public OracleDbConnection ( OracleConnection connection ) { _connection = connection ?? throw new ArgumentNullException("connection"); }

   public OracleConnection InnerConnection => _connection;

   protected override void Dispose ( bool disposing )

      if (disposing)

   protected override DbTransaction BeginDbTransaction ( IsolationLevel isolationLevel )
         => new OracleDbTransaction(m_connection.BeginTransaction(isolationLevel));

In the newer versions of the client the Oracle types do derive from ADO.NET types so the above wrapper types simply go away.

The native client in combination with the external configuration makes using this driver painful. The platform-aware code is inconvenient. The only real advantage this driver has is that it works with older versions of Oracle.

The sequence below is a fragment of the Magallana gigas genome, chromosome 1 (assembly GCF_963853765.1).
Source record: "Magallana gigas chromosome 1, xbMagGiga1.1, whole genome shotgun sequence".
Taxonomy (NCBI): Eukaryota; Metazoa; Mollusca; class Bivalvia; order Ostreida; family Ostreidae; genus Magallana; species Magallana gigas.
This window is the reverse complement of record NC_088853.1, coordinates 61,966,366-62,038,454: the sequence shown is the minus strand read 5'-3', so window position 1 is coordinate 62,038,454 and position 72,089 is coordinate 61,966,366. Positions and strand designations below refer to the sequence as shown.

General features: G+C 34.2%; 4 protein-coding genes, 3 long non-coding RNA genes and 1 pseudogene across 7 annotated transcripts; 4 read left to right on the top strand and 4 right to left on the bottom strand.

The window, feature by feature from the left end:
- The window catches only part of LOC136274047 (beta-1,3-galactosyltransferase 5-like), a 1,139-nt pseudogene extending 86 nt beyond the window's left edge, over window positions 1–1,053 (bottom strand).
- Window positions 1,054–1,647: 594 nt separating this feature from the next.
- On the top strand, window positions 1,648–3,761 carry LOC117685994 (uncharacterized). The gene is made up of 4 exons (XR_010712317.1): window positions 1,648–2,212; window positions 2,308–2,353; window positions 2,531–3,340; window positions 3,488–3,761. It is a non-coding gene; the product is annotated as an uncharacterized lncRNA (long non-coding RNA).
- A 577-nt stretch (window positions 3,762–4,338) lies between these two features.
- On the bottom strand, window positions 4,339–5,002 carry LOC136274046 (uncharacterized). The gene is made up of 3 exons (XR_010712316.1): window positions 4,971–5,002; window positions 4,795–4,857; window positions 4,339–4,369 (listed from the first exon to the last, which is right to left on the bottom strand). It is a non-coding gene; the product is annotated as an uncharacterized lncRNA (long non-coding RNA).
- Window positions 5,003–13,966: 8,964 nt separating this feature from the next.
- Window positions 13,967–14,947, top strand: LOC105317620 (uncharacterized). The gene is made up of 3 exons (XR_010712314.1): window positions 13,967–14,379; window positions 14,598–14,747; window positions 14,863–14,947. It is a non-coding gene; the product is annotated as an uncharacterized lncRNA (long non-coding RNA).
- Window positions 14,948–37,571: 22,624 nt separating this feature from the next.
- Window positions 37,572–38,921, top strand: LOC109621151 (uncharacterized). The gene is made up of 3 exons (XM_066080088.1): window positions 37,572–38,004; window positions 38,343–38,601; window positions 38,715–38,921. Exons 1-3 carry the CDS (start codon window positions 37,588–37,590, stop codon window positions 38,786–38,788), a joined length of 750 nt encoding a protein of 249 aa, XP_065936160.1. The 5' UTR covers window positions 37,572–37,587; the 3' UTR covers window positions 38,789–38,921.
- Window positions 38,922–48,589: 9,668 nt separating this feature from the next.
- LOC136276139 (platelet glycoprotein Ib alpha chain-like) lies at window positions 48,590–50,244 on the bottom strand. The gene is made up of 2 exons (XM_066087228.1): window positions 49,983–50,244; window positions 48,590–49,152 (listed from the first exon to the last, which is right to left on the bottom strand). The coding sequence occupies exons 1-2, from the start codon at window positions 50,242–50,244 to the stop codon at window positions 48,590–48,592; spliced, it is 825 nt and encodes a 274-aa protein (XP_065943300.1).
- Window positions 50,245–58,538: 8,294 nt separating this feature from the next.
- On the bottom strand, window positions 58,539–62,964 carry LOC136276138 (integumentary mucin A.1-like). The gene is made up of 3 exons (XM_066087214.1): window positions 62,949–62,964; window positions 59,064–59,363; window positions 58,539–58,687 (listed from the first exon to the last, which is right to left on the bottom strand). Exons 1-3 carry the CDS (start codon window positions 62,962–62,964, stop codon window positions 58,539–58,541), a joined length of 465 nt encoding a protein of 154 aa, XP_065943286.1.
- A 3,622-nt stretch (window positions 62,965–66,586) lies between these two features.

ODP.NET Managed Driver

The managed driver is a 100% managed code implementation for Oracle. It has no external dependencies and can be installed via NuGet. Because it is managed code it can be run against x86 or x64. Since there is no native components, external configuration is not necessary either. It can all be done through the configuration file.

The managed and unmanaged drivers share mostly the same API except in different namespaces. There are some missing members as documented here but I suspect the vast majority of applications won’t notice. In theory any application that is currently using the unamanged driver should be able to switch to the managed driver with little change other than configuration. One exception is with XML. The managed driver seems to have limited XML support.

The managed driver appears to work with most versions of Oracle 10.2 and higher. You should do testing to ensure it works with your version however.